Although it is possible for the CMS to generate the private key for a certificate and the certificate itself and provision both to a device, the best practice is to allow the device to generate its own key pair and provide the public portion to the CMS, so that the private key never leaves the device. This reduces the potential for leaking of the private key and therefore compromise of credentials belonging to the device. The CSR resource (/oic/sec/csr) was introduced in OCF 1.0 and IoTivity 1.3 to allow a device the opportunity to generate a key pair and provide a Certificate Signing Request (as defined in RFC 2986) to the CMS to aid in certificate issuance.

See section 10.3 of the OCF 1.0 security specification for full details on device authentication with certificates.

Although there is a resource for Certificate Revocation Lists (CRLs) specified in OCF, revocation checking of certificates is not part of OCF 1.0 and is therefore not implemented in IoTivity 1.3.

Sample code for provisioning certificates is available in resource/csdk/security/provisioning/sample/autoprovisioningclient.c. IoTivity also ships with a utility called “certgenerator” whose code is in resource/csdk/security/provisioning/sample/certgenerator.cpp which can generate suitable certificates from the command line.

Relevant APIs:

  • OCProvisionTrustCertChain is used to provision a trust certificate chain to a device.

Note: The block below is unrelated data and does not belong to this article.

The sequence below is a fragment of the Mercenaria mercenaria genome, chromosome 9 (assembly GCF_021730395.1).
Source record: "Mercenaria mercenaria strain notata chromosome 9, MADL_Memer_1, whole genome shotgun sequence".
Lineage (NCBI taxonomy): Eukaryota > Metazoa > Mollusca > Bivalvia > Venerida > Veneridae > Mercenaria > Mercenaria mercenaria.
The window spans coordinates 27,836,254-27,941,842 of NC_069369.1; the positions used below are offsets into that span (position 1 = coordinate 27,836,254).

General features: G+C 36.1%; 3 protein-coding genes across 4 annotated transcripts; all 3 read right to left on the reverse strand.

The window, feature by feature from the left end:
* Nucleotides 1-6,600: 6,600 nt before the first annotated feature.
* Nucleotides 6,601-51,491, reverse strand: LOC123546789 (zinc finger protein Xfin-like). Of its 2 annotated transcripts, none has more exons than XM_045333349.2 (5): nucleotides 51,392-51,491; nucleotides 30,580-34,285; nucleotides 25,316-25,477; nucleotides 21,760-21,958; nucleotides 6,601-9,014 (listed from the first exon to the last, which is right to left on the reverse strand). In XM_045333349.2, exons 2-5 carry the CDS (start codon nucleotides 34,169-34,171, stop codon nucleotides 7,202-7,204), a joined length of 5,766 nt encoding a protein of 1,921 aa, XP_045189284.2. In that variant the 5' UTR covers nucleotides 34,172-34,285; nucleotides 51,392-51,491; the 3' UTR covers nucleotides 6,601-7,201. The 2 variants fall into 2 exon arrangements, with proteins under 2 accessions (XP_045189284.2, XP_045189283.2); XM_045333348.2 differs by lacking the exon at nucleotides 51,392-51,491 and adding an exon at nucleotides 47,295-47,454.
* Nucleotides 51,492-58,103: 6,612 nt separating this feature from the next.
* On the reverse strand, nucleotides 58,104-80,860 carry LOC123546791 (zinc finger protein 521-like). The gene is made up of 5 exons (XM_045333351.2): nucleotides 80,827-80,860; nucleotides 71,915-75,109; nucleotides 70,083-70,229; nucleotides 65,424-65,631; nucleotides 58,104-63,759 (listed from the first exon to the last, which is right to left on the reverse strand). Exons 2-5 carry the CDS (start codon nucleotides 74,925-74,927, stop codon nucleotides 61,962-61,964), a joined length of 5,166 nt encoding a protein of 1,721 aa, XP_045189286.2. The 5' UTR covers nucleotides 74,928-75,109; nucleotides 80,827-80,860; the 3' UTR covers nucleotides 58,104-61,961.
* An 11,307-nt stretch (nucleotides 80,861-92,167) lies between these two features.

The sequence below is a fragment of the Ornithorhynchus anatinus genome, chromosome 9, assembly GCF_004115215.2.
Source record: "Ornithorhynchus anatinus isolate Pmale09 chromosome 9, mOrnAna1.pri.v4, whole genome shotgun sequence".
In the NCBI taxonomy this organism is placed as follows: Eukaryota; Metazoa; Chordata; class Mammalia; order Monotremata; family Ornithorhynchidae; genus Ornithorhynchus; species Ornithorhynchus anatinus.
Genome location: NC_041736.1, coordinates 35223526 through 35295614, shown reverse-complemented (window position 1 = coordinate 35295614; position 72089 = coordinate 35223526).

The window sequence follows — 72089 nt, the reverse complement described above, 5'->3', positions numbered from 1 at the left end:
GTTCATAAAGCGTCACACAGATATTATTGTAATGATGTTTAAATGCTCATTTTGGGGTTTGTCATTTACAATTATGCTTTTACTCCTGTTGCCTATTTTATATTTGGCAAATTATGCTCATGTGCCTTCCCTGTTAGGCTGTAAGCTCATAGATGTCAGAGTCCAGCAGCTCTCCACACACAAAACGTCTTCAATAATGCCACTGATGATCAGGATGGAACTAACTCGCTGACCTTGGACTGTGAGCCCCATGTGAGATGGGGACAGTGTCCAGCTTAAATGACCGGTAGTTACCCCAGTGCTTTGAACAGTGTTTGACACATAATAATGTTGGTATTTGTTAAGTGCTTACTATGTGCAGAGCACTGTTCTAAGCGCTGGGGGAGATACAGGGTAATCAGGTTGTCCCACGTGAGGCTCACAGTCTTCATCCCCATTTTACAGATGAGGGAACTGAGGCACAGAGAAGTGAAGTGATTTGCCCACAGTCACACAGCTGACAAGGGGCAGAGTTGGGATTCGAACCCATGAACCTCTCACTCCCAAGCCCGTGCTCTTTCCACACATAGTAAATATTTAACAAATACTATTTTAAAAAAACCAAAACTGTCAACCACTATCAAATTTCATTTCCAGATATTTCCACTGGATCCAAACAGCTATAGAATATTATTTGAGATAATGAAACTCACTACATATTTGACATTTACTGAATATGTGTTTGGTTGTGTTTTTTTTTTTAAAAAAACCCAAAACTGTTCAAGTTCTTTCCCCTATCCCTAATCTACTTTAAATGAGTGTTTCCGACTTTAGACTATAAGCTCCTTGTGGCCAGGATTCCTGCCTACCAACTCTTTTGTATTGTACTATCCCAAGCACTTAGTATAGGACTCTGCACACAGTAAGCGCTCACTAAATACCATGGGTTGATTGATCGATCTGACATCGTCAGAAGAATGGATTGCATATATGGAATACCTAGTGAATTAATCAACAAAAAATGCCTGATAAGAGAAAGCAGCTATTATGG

• OCGetCSRResource is used to query a device's CSR resource and retrieve the CSR.
  • OCVerifyCSRSignature is used to verify that a CSR's signature is valid for the public key presented.
  • OCProvisionCertificate is used to provision a certificate to the device.

The following helper functions are also provided to make it easier to work with certificates and CSRs:

  • OCGetUuidFromCSR retrieves the requested subject UUID provided by the device. This assumes the device provides a CSR including a subject name in the form of a UUID; if any other arbitrary name is found, this function will fail.
  • OCGetPublicKeyFromCSR retrieves the public key from the CSR.
  • OCGenerateRandomSerialNumber generates a random number suitable for use as a serial number. Recommended best practice is to always use randomly generated serial numbers, and not sequential ones. In our sample code we do not keep a record of what serial numbers have been issued, and the chances of the same random number being generated twice are quite small; however, a CMS operating in a production environment, especially if it issues large numbers of certificates, should be designed to keep track of what serial numbers have been issued, and ensure that the same serial number is not used for two different certificates.
  • OCGenerateIdentityCertificate generates a certificate used to assert an identity, taking as input many of the outputs of the functions above.
  • OCGenerateCACertificate generates a self-signed certificate used for issuing certificates.
  • OCGenerateRoleCertificate generates a certificate used to assert a role.
  • OCGenerateKeyPair generates a new public/private key pair, which is necessary when setting up a CMS's Certificate Authority.
identity_and_role_certificates.txt · Last modified: 2017/07/11 17:26 by Kevin Kane